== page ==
No matter how you look at the alternative rock scene from the ’90s, two of the biggest names that will consistently come up are Nirvana and the Smashing Pumpkins. However, it seems that the Smashing Pumpkins’ Billy Corgan may be a little jealous towards Nirvana for preventing his band from reaching greater heights of success.

Back in May of 1991, the Smashing Pumpkins released their debut record, Gish. While the record wasn’t exactly a commercial smash at the time, it would go on to become the highest-selling independent album of all time for a few years, turning the group into a massive underground success.

However, as Billy Corgan explains to Soundlounge (via Alternative Nation), the group’s bright future happened to lose a bit of its shine when Nirvana released their groundbreaking record Nevermind in September of that same year.

“To give you context, our record Gish, which was on an independent label called Caroline, at the time was the largest-selling independent record ever released,” explained Corgan. “I think at that point we had sold about 350,000-400,000 copies, which even today, is still a big number.”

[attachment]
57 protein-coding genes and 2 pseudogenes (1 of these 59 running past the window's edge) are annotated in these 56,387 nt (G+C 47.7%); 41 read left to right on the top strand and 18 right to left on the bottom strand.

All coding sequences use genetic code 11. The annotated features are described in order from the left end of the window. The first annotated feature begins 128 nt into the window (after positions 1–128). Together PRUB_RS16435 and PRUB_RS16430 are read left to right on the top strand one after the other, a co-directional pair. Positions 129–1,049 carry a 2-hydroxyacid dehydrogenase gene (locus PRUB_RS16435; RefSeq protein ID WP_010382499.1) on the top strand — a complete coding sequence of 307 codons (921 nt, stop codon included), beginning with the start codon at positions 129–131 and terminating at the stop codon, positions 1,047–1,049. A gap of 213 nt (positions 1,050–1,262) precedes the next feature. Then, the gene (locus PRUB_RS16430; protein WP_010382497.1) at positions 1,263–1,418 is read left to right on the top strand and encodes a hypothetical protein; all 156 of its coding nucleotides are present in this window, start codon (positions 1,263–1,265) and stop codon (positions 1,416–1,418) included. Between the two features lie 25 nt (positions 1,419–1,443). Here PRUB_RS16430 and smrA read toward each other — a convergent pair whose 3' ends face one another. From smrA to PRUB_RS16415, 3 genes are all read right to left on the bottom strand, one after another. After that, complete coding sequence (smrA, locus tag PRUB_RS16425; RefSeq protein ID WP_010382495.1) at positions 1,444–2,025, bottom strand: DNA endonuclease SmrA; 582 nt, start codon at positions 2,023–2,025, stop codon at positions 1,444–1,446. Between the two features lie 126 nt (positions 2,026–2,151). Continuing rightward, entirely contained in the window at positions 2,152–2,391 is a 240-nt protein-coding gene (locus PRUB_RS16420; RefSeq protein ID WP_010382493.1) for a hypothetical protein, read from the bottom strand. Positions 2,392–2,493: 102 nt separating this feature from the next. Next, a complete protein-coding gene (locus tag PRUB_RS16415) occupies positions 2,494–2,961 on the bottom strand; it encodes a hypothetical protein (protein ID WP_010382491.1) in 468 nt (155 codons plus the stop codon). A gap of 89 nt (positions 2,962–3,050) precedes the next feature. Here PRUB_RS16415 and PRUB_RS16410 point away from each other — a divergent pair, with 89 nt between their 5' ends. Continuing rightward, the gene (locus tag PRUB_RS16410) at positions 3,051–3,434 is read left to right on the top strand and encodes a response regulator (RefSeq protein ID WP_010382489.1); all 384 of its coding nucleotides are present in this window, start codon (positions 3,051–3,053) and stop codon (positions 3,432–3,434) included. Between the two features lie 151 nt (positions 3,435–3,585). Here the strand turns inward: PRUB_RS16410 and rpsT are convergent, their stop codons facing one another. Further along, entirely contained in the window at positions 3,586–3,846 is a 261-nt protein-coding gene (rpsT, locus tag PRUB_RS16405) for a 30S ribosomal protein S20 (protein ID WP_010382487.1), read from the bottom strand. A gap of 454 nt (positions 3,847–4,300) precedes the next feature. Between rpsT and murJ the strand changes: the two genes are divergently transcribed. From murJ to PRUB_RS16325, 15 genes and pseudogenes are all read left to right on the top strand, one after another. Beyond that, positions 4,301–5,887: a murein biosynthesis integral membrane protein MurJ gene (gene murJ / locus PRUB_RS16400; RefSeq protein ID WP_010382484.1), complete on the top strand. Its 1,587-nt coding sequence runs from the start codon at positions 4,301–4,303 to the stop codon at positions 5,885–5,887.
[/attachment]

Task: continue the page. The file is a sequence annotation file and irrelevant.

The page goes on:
“Then a little band called Nirvana came out and sold a bazillion copies. Then Pearl Jam sold a bazillion copies, so the standard of what was a successful record, literally changed on us overnight.”

“We went from being like, ‘Wow, you guys are doing great, big future’ to like, ‘You’re not going to quite make it’,” he continued. “Wow, what happened? Alternative radio around 1991 – I think there were seven stations in America. And by the mid-’90s, I think there were 100-something stations.”

“And here we are, still playing alternative rock. It was a cultural movement, it was a music business movement, it was really a hostile takeover of the systems that existed,” Corgan continued. “Suddenly it was being populated by people who didn’t really care about the perfect photo and the perfect posture. It just felt so different.”

“But yeah, we’re a bunch of misanthropes, but suddenly we were staring down the barrel of, ‘You better come up with a big record.’ We wrote everything before, we practiced like crazy, I think we practiced for four months.”

“We knew it was this, or back to Burger King.”

Of course, while the Smashing Pumpkins would indeed be a huge success with the releasing of their follow-up albums Siamese Dream and Mellon Collie And The Infinite Sadness, it doesn’t seem as though Billy Corgan exactly holds a grudge. If anything, he seems to be rather happy to have been involved in such an iconic and influential music scene, and frankly, we’re glad he was a major player at the time as well.

Check out The Smashing Pumpkins’ ‘Siva’:

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